Printed on: April 30, 2013
Educating Rev & Tax
Give credit to Idaho's U.S. senators, Jim Risch and Mike Crapo. Last week, Crapo and Risch got behind a concept widely misunderstood by their base and opposed by the special interests conservative Republicans often ally with.
A 1992 U.S. Supreme Court decision forbids states from requiring out-of-state retailers to collect that state's sales or use tax. And so, with the rise of the Internet, states such as Idaho annually miss out on millions in owed revenues and put their brick and mortar businesses at a disadvantage.
Risch and Crapo get this. Despite misguided opposition from folks like anti-tax zealot Grover Norquist and groups such as the Heritage Foundation, the Senate, with the help of Crapo and Risch, moved closer to a vote on the Marketplace Fairness Act.
That bill would allow state governments to force Internet retailers to collect taxes from customers and remit proceeds to state and local governments. That's the same standard required of brick and mortar businesses.
Idahoans who purchase items over the Internet are supposed to voluntarily pay the sales tax. That rarely happens, and the state loses between $35 million and $60 million in owed revenues annually. Just as troubling, Idaho's traditional businesses start each day at a 6 percent disadvantage. Common are the stories of people entering a store, conducting their research and heading home to make their purchases online.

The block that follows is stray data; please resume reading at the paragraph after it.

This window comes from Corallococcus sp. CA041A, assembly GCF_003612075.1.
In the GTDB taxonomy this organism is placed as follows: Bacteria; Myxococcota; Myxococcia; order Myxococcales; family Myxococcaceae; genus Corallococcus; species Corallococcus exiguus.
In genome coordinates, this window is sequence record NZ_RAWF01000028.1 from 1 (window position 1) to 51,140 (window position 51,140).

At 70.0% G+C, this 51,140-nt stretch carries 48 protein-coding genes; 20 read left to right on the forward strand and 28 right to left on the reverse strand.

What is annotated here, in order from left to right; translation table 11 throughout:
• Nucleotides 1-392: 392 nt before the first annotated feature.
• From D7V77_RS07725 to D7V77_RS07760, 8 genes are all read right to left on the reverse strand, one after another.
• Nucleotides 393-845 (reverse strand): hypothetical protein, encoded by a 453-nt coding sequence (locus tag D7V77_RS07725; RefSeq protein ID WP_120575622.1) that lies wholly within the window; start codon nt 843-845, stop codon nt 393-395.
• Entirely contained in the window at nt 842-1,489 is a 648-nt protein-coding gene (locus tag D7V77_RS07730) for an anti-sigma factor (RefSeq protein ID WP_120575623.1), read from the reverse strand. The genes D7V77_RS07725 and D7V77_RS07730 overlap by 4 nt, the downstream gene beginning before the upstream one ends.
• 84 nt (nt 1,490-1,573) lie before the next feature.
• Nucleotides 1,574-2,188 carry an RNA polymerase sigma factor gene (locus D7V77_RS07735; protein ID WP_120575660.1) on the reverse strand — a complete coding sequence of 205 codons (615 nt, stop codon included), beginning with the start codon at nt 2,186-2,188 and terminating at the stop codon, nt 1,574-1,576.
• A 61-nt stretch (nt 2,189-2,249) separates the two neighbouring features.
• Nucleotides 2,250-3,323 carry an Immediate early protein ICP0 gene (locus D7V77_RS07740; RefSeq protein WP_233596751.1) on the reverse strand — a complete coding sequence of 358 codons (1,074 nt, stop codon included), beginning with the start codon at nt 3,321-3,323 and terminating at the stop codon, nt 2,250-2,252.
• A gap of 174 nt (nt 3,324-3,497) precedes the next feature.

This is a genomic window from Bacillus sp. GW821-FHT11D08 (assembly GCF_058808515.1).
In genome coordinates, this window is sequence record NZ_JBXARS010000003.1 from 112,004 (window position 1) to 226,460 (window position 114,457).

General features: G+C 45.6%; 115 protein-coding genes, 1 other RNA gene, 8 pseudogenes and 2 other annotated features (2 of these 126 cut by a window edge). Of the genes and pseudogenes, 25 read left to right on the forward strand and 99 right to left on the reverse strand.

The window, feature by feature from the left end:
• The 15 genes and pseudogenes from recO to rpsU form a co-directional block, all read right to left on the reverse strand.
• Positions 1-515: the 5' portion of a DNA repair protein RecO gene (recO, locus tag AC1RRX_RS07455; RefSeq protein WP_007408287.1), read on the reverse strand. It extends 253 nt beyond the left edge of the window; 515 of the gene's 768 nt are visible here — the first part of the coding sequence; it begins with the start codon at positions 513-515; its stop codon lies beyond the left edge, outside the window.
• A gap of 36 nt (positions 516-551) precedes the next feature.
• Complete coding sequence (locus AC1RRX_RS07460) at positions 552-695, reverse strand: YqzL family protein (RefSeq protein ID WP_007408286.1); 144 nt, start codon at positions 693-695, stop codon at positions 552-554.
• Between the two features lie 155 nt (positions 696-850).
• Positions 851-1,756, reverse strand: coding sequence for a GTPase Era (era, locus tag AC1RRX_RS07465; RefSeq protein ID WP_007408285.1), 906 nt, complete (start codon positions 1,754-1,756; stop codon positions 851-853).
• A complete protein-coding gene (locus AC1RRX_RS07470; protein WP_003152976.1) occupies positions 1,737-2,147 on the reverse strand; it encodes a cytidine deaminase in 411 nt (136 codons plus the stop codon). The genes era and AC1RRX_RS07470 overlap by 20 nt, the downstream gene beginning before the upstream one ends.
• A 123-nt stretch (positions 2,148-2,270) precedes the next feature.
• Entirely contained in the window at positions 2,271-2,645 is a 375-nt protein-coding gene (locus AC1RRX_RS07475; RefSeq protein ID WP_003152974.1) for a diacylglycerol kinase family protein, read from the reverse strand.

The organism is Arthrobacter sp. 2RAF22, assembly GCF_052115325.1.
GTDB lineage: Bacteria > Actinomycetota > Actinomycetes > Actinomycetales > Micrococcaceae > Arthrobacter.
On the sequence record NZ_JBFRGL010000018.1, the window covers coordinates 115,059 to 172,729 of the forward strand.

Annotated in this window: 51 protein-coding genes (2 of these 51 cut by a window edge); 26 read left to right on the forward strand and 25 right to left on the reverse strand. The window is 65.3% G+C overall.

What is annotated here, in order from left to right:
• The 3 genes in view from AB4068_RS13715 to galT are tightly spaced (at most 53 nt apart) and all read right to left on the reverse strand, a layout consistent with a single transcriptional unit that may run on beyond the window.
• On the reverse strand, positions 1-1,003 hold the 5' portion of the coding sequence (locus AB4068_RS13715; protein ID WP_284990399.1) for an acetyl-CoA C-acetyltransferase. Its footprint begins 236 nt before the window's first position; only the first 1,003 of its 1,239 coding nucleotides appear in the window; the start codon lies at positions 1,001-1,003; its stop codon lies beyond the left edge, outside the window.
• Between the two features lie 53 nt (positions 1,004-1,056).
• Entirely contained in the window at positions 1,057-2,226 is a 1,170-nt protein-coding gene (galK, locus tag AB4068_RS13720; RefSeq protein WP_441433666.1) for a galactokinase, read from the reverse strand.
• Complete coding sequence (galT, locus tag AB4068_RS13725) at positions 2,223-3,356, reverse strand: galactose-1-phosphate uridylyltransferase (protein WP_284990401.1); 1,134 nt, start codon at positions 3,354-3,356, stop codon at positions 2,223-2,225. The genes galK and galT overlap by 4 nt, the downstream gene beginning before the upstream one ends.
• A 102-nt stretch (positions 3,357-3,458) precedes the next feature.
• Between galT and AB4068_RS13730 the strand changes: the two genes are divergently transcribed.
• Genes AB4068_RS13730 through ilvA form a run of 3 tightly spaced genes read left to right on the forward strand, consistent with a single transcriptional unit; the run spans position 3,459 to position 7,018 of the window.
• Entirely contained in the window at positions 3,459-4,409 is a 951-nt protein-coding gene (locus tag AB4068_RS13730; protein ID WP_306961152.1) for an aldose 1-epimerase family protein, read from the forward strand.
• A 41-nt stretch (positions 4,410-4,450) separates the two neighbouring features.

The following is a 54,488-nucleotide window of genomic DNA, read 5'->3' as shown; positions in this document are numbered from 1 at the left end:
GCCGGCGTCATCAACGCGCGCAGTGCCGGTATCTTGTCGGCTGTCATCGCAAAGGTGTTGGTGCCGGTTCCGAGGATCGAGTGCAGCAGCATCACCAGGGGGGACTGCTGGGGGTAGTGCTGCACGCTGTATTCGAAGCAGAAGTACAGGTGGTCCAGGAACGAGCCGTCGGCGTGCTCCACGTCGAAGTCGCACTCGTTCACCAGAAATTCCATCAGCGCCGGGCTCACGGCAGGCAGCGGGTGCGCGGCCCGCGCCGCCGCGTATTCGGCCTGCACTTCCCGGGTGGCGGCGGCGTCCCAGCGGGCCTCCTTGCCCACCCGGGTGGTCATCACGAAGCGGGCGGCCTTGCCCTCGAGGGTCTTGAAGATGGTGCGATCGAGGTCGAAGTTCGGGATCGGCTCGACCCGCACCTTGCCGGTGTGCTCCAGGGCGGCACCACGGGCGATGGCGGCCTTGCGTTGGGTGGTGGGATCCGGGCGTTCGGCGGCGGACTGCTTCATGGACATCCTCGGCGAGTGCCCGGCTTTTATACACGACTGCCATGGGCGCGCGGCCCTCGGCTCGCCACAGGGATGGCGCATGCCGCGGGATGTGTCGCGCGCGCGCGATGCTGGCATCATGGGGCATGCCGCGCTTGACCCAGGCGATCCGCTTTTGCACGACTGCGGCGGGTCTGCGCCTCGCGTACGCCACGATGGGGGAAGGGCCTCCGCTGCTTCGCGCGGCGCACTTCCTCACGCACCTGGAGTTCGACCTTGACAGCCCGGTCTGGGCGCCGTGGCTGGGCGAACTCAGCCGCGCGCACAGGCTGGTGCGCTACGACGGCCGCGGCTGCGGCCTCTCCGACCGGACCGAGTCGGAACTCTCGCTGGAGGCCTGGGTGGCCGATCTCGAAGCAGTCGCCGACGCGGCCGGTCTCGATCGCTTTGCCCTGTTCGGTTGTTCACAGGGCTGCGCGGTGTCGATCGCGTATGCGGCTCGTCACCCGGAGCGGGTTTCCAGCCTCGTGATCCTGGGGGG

Twenty-four states, including red states such as Utah, Arkansas, Georgia, Tennessee, West Virginia and Wyoming, are members of a consortium working together to make the transition as seamless as possible when Congress gives its green light.
Idaho has refused to join. The culprit is a hard-right faction in the House Revenue & Taxation Committee that appears to have bought hook, line and sinker the misleading arguments being made by the Norquist/Heritage Foundation crowd.
There is hope on the other side of the aisle. A streamline sales tax bill unanimously passed the Senate in 2010, but it takes two to tango, and until enough votes can be found in the House Tax Committee, Idaho will remain on the outside looking in.
Clearly, change will only happen if leadership in the Republican Party, specifically Gov. C.L. "Butch" Otter and House Speaker Scott Bedke, get serious about educating their rank and file.
The way to do that is to emphasize, over and over again, this truth: Collecting sales taxes on Internet purchases isn't a new tax. It's not a tax increase. It is, as Senate President Brent Hill, R-Rexburg, said to the Idaho Falls City Club on Friday, the logical step and right thing for anyone who cares about business in Idaho.
But we'd better get moving. Congress, at long last, appears ready to act, and the Internet isn't getting any less popular.